U.S. nuclear war plan from 1960 was condemned by scientists
The nuclear war plan, the Single Integrated Operational Plan (SIOP), has been among the U.S. government's most sensitive secrets. No SIOP has ever been declassified, and details about the making of U.S. nuclear war plans have been hard to pry loose.
Declassified histories from the early 1960s of SIOP-62 (for fiscal year) and SIOP-63 provide an acute sense of the way that the U.S. government planned to wage nuclear war, as well as how the plans were made and the inter-service conflicts over them. Among the disclosures:
* The availability of options for preemptive or retaliatory strikes against Soviet and Chinese targets.
* Goals of high levels of damage ("damage expectancy") were intrinsic to the plan, which explains why historians have treated "overkill", or excessive destruction, as one of its most distinctive features.
* The internal debate within the military over the war plan, especially Army and Navy concern about excessive destruction and radiation hazards to U.S. troops and people in allied countries near targeted countries.
* The high priority of military targets; according to the National Strategic Targeting and Attack Policy (NSTAP), one of the SIOP's purposes was "to destroy or neutralize the military capabilities of the enemy."
* How the JSTPS constructed the five alternative strikes that constituted SIOP-63 (fiscal year 1963) in order to be responsive to Secretary of Defense McNamara's quest for alternatives to nuclear attacks on urban-industrial areas, and limit the destructiveness of nuclear war, by focusing on nuclear targets only ("no cities/counterforce").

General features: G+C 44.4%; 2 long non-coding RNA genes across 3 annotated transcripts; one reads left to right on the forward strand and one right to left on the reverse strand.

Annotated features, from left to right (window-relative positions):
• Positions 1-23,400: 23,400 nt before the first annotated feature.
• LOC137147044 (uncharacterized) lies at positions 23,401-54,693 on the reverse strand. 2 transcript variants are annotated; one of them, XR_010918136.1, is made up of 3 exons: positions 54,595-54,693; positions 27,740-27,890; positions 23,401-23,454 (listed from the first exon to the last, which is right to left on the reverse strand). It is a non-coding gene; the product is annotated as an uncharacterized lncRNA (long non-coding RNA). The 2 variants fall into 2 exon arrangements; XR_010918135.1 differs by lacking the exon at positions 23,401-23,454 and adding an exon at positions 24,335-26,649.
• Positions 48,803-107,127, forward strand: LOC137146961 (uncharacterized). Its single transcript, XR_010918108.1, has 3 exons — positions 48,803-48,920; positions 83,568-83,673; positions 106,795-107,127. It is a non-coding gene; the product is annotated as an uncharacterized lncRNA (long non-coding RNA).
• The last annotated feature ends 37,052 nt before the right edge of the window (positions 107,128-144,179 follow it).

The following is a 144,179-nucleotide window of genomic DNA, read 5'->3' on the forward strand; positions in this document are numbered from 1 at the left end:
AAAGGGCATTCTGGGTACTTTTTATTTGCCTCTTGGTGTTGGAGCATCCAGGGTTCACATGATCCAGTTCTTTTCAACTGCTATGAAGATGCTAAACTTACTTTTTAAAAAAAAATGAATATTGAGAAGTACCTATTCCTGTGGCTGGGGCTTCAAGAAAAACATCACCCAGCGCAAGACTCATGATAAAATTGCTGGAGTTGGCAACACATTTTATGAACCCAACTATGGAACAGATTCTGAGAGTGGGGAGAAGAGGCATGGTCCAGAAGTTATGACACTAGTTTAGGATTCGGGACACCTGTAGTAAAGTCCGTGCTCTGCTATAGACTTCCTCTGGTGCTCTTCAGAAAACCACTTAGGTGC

* The role of "strike timing sheets" in the plan, showing how each bomber and missile would reach its target without destroying each other ("fratricide").
Visit the Web site of the National Security Archive for more information about today's posting.
comments powered by Disqus
- Did a historian who said he’s a victim of McCarthyism get the story wrong?
- Stephanie Coontz’s work on the history of marriage cited by the Supreme Court.
- NYT History Book Reviews: Who Got Noticed this Week?
- David Hackett Fischer wins $100,000 prize for lifetime achievement in military writing